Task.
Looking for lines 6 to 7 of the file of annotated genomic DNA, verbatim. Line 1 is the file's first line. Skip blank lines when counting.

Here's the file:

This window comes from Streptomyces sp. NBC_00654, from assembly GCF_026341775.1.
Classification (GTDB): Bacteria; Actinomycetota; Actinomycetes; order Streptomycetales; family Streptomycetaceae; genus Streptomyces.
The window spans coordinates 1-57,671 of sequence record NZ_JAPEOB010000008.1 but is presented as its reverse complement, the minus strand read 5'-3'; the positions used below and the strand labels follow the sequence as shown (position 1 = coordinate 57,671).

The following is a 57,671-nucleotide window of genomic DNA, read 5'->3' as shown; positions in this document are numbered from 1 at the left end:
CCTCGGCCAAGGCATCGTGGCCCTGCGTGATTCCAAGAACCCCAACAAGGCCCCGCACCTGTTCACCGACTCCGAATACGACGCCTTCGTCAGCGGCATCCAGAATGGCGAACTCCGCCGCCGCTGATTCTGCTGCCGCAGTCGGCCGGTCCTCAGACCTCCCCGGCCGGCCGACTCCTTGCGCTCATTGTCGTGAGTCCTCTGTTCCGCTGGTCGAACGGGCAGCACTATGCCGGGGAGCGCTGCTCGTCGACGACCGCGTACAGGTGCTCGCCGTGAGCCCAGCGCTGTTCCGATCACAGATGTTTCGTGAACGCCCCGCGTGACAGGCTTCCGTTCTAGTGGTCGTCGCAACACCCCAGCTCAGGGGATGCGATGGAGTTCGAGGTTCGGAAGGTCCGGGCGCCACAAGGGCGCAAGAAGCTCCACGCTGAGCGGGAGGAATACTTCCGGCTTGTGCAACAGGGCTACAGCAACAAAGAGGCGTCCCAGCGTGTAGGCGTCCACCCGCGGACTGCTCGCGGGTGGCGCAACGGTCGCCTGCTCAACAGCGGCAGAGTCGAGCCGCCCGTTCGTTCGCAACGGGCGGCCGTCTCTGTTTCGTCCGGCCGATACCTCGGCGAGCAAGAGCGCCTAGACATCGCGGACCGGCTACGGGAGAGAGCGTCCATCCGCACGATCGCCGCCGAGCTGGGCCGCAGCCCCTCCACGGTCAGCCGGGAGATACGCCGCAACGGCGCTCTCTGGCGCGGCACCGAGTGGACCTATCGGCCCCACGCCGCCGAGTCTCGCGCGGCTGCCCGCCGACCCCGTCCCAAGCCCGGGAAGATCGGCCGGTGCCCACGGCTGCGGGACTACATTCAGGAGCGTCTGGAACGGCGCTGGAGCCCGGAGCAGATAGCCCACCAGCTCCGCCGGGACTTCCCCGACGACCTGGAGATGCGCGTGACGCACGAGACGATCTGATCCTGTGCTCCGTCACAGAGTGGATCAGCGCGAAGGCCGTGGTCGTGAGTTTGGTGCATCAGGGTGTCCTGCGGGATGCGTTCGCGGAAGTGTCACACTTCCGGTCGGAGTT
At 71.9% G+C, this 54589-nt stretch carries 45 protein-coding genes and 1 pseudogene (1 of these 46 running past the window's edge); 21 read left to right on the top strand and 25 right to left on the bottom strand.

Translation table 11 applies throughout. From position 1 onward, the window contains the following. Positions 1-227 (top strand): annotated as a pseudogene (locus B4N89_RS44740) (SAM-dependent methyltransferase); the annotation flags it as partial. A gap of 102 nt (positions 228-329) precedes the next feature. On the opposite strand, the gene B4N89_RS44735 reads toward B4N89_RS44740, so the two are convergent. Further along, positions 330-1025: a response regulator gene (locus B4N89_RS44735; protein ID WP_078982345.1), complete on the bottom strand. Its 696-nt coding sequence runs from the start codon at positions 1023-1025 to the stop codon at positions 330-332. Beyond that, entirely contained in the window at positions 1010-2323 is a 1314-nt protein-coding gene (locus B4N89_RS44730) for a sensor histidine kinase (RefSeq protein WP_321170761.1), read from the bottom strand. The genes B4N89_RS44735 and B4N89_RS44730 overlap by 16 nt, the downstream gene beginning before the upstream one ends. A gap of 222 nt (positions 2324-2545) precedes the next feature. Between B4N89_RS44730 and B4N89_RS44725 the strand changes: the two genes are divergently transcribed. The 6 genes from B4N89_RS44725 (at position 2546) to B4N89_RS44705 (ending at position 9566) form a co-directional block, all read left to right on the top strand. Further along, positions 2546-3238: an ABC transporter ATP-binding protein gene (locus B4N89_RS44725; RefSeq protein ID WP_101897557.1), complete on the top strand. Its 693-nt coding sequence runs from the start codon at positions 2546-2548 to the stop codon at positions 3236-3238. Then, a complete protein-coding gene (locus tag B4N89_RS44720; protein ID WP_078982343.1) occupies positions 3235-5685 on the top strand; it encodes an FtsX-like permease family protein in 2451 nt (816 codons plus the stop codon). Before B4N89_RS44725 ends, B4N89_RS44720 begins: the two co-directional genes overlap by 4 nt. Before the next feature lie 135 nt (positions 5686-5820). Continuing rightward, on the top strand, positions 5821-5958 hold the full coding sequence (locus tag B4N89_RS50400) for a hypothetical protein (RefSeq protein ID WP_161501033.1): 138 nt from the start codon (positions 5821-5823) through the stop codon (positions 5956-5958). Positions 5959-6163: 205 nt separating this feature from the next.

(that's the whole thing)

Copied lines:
At 71.9% G+C, this 54589-nt stretch carries 45 protein-coding genes and 1 pseudogene (1 of these 46 running past the window's edge); 21 read left to right on the top strand and 25 right to left on the bottom strand.

Translation table 11 applies throughout. From position 1 onward, the window contains the following. Positions 1-227 (top strand): annotated as a pseudogene (locus B4N89_RS44740) (SAM-dependent methyltransferase); the annotation flags it as partial. A gap of 102 nt (positions 228-329) precedes the next feature. On the opposite strand, the gene B4N89_RS44735 reads toward B4N89_RS44740, so the two are convergent. Further along, positions 330-1025: a response regulator gene (locus B4N89_RS44735; protein ID WP_078982345.1), complete on the bottom strand. Its 696-nt coding sequence runs from the start codon at positions 1023-1025 to the stop codon at positions 330-332. Beyond that, entirely contained in the window at positions 1010-2323 is a 1314-nt protein-coding gene (locus B4N89_RS44730) for a sensor histidine kinase (RefSeq protein WP_321170761.1), read from the bottom strand. The genes B4N89_RS44735 and B4N89_RS44730 overlap by 16 nt, the downstream gene beginning before the upstream one ends. A gap of 222 nt (positions 2324-2545) precedes the next feature. Between B4N89_RS44730 and B4N89_RS44725 the strand changes: the two genes are divergently transcribed. The 6 genes from B4N89_RS44725 (at position 2546) to B4N89_RS44705 (ending at position 9566) form a co-directional block, all read left to right on the top strand. Further along, positions 2546-3238: an ABC transporter ATP-binding protein gene (locus B4N89_RS44725; RefSeq protein ID WP_101897557.1), complete on the top strand. Its 693-nt coding sequence runs from the start codon at positions 2546-2548 to the stop codon at positions 3236-3238. Then, a complete protein-coding gene (locus tag B4N89_RS44720; protein ID WP_078982343.1) occupies positions 3235-5685 on the top strand; it encodes an FtsX-like permease family protein in 2451 nt (816 codons plus the stop codon). Before B4N89_RS44725 ends, B4N89_RS44720 begins: the two co-directional genes overlap by 4 nt. Before the next feature lie 135 nt (positions 5686-5820). Continuing rightward, on the top strand, positions 5821-5958 hold the full coding sequence (locus tag B4N89_RS50400) for a hypothetical protein (RefSeq protein ID WP_161501033.1): 138 nt from the start codon (positions 5821-5823) through the stop codon (positions 5956-5958). Positions 5959-6163: 205 nt separating this feature from the next.